Where Are Web3 Users Coming From? Startup Spindl Aims to Help Companies Find Out
The Miami-based company has raised $7 million to recreate an important part of Web2 analytics known as “attribution.”
When web surfers cross between the mainstream internet’s centralized giants such as Google and Facebook and crypto’s wild world of decentralized finance and non-fungible tokens, a new startup called Spindl wants to know.
The Miami-based company is trying to rebuild for Web3 a fundamental piece of Web2’s e-commerce back end. That piece is called “web attribution,” and it’s how internet businesses track where their customers came from – and create user acquisition strategies to get more.
Antonio García Martínez, the CEO of Spindl and a veteran of Silicon Valley advertising technology (AdTech), said attribution is integral to internet commerce. “If attribution fails – imagine if running water failed in New York City. It goes to chaos.”
Knowing this trail to sale is crucial to companies ginning up successful ad campaigns; the software industry supporting them – led by big names like Adjust – is worth $1 billion annually, according to Future Markets Insights. But the mainstream attribution platforms aren’t “chain-aware,” said García Martínez: “There's a wall between Web2 and Web3.”
Although the crypto industry already has a healthy sub-sector of on-chain sleuths labeling wallets and following assets, it has yet to develop much in the way of attribution in the Web2 sense, García Martínez said. The result: OpenSea knows who bought this or that CryptoPunk, but not how this buyer landed at OpenSea.
Spindl “measures the funnel” of Discord posts, Reddit forums, ad impressions and other blue links that help people navigate the internet; it then pairs this data with on-chain behaviors such as buying, selling and trading to create profiles that help protocols understand where the traffic comes from.
If companies want users to engage in their platforms, then they’ll need attribution software, crypto-native or not, García Martínez said.
García Martínez said he has raised $7 million from crypto venture capitalist firms including co-leads Dragonfly and Chapter 1, plus Polygon Ventures, Tribe Capital, Multicoin and a smattering of angel investors. He said the money will go toward hiring.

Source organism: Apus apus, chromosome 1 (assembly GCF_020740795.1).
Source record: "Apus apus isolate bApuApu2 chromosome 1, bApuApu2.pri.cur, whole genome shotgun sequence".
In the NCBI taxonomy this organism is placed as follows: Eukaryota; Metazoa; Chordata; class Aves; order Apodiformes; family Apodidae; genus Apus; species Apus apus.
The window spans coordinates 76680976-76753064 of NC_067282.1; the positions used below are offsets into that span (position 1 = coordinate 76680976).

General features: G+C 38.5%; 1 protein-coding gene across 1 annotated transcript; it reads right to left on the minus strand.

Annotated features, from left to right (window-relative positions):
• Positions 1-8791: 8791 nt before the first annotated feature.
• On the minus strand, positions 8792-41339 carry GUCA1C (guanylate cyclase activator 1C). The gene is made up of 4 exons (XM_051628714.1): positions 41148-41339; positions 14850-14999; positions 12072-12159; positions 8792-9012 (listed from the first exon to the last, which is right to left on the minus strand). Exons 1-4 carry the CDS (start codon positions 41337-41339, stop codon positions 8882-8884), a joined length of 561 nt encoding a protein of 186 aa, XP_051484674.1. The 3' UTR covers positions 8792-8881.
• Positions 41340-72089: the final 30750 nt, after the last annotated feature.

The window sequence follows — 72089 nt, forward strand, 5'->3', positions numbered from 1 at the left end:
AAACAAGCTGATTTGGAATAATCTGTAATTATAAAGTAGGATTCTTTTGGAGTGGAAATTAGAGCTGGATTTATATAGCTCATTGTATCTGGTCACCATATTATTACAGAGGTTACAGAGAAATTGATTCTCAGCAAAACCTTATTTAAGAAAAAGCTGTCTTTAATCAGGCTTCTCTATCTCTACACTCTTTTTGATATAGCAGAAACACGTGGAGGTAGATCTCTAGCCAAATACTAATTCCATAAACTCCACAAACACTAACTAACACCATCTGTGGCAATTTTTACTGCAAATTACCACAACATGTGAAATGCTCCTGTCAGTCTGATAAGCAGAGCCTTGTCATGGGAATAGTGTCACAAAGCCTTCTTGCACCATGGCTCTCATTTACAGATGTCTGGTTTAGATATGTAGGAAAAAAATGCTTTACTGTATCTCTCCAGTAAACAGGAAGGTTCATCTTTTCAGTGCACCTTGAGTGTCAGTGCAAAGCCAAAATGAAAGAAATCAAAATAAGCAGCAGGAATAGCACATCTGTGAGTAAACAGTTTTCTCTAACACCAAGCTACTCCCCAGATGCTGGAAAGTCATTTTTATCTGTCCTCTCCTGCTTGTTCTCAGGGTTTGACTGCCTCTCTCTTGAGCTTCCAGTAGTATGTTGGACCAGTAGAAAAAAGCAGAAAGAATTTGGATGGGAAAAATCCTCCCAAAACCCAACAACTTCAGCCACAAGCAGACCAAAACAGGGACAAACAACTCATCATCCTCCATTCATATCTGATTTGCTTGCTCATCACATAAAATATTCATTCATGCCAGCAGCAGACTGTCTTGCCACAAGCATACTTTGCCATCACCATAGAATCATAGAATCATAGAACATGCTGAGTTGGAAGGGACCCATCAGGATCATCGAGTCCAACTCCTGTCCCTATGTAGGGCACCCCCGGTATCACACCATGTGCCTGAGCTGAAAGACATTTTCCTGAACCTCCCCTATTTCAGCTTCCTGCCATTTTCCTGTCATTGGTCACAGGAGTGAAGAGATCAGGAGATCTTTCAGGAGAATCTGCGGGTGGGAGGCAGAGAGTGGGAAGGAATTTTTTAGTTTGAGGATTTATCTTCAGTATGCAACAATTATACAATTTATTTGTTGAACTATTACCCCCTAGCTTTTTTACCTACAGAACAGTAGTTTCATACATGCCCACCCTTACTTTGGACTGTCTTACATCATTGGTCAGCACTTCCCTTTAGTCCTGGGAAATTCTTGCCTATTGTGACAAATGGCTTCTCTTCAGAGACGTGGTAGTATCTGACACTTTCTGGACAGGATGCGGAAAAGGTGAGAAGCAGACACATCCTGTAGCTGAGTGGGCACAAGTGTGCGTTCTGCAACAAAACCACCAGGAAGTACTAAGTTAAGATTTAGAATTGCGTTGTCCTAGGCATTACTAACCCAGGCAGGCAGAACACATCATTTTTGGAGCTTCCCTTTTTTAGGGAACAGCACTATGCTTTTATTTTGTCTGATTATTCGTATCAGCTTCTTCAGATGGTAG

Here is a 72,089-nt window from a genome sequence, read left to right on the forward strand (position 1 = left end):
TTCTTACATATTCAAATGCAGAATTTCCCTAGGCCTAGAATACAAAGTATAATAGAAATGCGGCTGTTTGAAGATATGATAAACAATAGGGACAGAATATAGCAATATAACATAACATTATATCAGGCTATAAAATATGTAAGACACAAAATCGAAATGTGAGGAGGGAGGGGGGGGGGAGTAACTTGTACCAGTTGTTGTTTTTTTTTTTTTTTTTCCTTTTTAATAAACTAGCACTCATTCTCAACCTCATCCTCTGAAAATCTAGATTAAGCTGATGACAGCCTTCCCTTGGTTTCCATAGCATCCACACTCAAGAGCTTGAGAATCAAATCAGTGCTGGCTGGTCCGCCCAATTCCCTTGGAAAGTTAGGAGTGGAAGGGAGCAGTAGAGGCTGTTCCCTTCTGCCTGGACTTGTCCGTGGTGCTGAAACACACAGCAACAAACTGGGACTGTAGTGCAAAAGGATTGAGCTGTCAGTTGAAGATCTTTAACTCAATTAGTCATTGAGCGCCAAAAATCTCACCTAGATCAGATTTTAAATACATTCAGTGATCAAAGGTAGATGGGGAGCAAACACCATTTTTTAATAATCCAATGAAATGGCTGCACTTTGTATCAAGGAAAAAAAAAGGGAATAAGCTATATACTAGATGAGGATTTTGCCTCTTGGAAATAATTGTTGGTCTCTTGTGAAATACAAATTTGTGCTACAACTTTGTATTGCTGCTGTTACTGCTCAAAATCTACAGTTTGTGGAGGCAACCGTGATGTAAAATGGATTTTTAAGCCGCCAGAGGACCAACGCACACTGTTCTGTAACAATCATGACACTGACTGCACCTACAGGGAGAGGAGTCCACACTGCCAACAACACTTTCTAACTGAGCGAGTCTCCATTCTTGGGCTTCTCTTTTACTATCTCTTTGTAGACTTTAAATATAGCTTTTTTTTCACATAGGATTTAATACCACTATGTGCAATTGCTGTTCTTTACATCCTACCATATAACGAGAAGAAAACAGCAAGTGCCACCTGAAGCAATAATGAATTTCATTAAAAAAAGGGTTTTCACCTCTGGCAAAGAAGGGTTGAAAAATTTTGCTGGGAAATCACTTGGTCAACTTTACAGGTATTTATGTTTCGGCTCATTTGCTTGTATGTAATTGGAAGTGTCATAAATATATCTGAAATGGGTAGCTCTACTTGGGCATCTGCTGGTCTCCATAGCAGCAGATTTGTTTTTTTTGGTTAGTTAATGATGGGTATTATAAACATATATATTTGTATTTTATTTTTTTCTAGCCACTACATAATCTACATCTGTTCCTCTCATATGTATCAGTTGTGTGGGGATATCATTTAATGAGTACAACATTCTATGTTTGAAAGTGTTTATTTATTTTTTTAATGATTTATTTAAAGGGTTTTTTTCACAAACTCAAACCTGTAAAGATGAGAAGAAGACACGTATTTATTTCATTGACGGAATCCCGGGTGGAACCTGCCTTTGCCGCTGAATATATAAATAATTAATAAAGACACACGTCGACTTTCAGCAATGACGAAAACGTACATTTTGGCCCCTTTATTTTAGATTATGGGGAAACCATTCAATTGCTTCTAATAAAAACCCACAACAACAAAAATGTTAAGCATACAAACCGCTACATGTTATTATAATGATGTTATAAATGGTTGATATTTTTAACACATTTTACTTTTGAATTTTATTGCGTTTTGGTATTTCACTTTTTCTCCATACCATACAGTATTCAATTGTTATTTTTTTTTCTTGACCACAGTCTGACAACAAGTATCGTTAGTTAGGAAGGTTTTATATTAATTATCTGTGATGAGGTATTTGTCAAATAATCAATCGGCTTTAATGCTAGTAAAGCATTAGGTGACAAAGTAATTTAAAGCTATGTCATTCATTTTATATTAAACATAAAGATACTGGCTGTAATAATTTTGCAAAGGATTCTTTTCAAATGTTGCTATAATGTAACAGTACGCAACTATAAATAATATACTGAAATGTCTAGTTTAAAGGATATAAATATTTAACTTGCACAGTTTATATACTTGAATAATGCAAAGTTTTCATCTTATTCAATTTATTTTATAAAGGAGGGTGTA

“Whether it's Spindl or not, I think there has to be a decentralized protocol for attribution in Web3,” García Martínez said.
The reason: Centralized incumbents such as Google and Facebook have too many conflicts of interest to also serve as the arbiters of attribution truth, he said. Crypto’s focus on creating trustless systems is in his telling the perfect use case for attribution.
If a fully decentralized, completely on-chain, crypto-native entity governed by a decentralize autonomous organization is the solution, then Spindl ain’t it – at least not yet. While García Martínez said he’s “absolutely for decentralization and composability and trustlessness,” convincing crypto companies that Spindl’s data is worth it comes first.
“We’re starting centralized just to solve the near-term pain points,” he said.
García Martínez wants Spindl to take baby steps toward decentralization, distributing power where it makes sense to do so without losing the business down a philosophical trap. The data could be hosted on-chain and in smart contracts, for example. Down the road he thinks a decentralized protocol should form Spindl’s base.
If online ads are to be rewarded for their conversions, though, someone has to fill that role of arbiter: “Everyone has to agree at the end of the day that x caused y to happen.”
Spindl is grappling with this question of causality, García Martínez said. Any number of things could have led to a user’s continued engagement on a crypto platform: the Discord server, the social media posts, the NFTs.
“We kind of have to figure out how reality works in Web3 before we can start wrapping product around it,” García Martínez said.
The leader in news and information on cryptocurrency, digital assets and the future of money, CoinDesk is a media outlet that strives for the highest journalistic standards and abides by a strict set of editorial policies. CoinDesk is an independent operating subsidiary of Digital Currency Group, which invests in cryptocurrencies and blockchain startups. As part of their compensation, certain CoinDesk employees, including editorial employees, may receive exposure to DCG equity in the form of stock appreciation rights, which vest over a multi-year period. CoinDesk journalists are not allowed to purchase stock outright in DCG.
Learn more about Consensus 2024, CoinDesk’s longest-running and most influential event that brings together all sides of crypto, blockchain and Web3. Head to consensus.coindesk.com to register and buy your pass now.